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What is Economic Growth and How to Measure it?

  • Yashoda Gandhi
  • Feb 06, 2022
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Economic growth is the increase in the goods and services produced by an economy, typically a nation, over a long period of time. 


It is measured as a percentage increase in the real gross domestic product (GDP) which is the gross domestic product (GDP) adjusted for inflation. The market value of all final goods and services produced in a country or economy is referred to as GDP.


Economic historians have tried to come up with a theory of stages that each economy must go through as it develops. To explain the progression from one stage to the next, various theories have been proposed. 


The two most frequently mentioned factors are entrepreneurship and investment. While the definition of economic growth is simple, measuring it is extremely difficult. Income measures are just one way to look at how countries' economies differ and how their prosperity changes over time.


Price, quality, and currency differences complicate comparisons over time and across borders, as explained below. Economic prosperity and long-term economic growth are relatively recent achievements for humanity, according to long-term social history. (You can understand the long and short-term impact of economic growth by following the link.)


Measuring Economic Growth


Economists use a variety of methods to determine how quickly the economy is growing. Real gross domestic product, or real GDP, is the most common way to measure the economy. 


GDP is the total value of everything produced in our economy, including goods and services. The term "real" denotes that the total has been adjusted to account for inflationary effects.


Real GDP growth can be measured in at least three different ways. It's crucial to know which one is being used and what the differences are between them. The three most common methods for calculating real GDP are:


  1. Income approach


The income earned from the production of goods and services is the starting point for the GDP income approach formula. We calculate the income earned by all the factors of production in an economy using the income approach method.


The inputs that go into making the final product or service are referred to as factors of production. Within a country's domestic boundaries, the factors of production for a business are Land, Labor, Capital, and Management.


Gross Domestic Product (GDP)=total national income + sales taxes, depreciation+net foreign factor income.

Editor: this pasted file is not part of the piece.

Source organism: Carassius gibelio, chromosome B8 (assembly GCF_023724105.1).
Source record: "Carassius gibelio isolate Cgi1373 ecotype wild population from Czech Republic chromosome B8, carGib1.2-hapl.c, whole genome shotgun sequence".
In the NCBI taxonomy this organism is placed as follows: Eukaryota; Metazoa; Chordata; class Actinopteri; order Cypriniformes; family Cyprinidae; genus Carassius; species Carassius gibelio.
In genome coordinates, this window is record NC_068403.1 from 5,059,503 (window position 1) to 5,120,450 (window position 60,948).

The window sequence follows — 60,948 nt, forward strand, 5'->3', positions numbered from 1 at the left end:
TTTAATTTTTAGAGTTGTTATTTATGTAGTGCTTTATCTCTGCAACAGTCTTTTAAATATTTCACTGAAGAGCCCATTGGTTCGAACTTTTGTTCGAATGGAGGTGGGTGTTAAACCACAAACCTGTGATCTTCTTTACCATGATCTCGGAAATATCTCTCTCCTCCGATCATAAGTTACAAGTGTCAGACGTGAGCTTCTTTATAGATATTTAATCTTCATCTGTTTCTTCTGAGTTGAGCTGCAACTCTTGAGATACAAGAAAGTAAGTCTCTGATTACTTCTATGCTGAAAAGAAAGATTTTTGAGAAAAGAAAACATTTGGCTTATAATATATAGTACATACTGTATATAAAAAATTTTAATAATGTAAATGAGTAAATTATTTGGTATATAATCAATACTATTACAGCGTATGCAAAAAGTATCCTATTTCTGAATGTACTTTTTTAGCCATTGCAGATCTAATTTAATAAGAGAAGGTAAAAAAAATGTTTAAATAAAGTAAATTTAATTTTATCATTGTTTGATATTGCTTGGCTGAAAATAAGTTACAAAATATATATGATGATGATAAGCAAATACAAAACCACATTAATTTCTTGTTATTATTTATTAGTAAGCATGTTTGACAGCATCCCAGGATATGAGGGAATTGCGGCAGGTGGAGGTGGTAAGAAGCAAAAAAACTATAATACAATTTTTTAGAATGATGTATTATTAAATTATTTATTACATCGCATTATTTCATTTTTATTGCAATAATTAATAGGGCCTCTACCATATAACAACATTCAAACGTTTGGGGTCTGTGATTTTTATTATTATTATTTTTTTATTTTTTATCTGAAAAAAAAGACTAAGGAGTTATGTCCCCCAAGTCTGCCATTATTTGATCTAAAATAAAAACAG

• Total National Income (TNI) is the sum of all wages, rents, interest, and profits in the country. 
  • Sales taxes are levied by the government on purchases of goods and services.
  • Depreciation is the amount that is attributed to an asset-based on how long it will be used.


Net foreign factor income is the difference between total income generated by citizens and companies outside their country of origin and total income generated by foreign citizens and companies within that country.


  1. Expenditure approach


The second approach, known as the expenditure approach, is the polar opposite of the income approach, as it begins with money spent on goods and services rather than income. 


This metric measures the total amount spent on goods and services by all entities within a country's domestic borders. Let's take a look at how to calculate GDP using the expenditure method.


GDP (as measured by expenditure method) = C + I + G + (EX-IM)




  • C: Consumer Expenditure, which refers to when people spend money on various goods and services. For example, food, gas, and a car.
  • I: Investment Expenditure, which refers to when businesses spend money to invest in their operations. Purchasing land, machinery, and other items, for example. 
  • G: Government Expenditure, which refers to how much money the government spends on various development projects. 
  • Exports minus Imports, or Net Exports (EX-IM). i.e., we calculate GDP by including exports to other countries and subtracting imports from other countries into our country.


  1. Output approach


The monetary or market value of all goods and services produced within a country's borders is calculated using the GDP Output Method. (source)


GDP at constant prices, or Real GDP, is calculated to avoid a distorted measure of GDP due to price level changes. GDP is calculated using the Output Approach using the following formula: 


Real GDP (GDP at constant prices) – Taxes + Subsidies = GDP (as per output method).



5 Economic Growth Factors


Only by increasing the quality and quantity of the factors of production, which are divided into four categories: land, labour, capital, and entrepreneurship, can the economy grow but there are other factors as well that affect the economic growth such as technology. 


Factors of production are the resources used to create or manufacture a good or service in an economy. The factors of production, or the resources used to create and produce a good or service, are the foundations of an economy.


Natural resources, labour, capital, entrepreneurship and technology are the factors of production that are seamlessly interwoven to create economic growth. By lowering production costs and rising wages, improved economic growth raises the standard of living.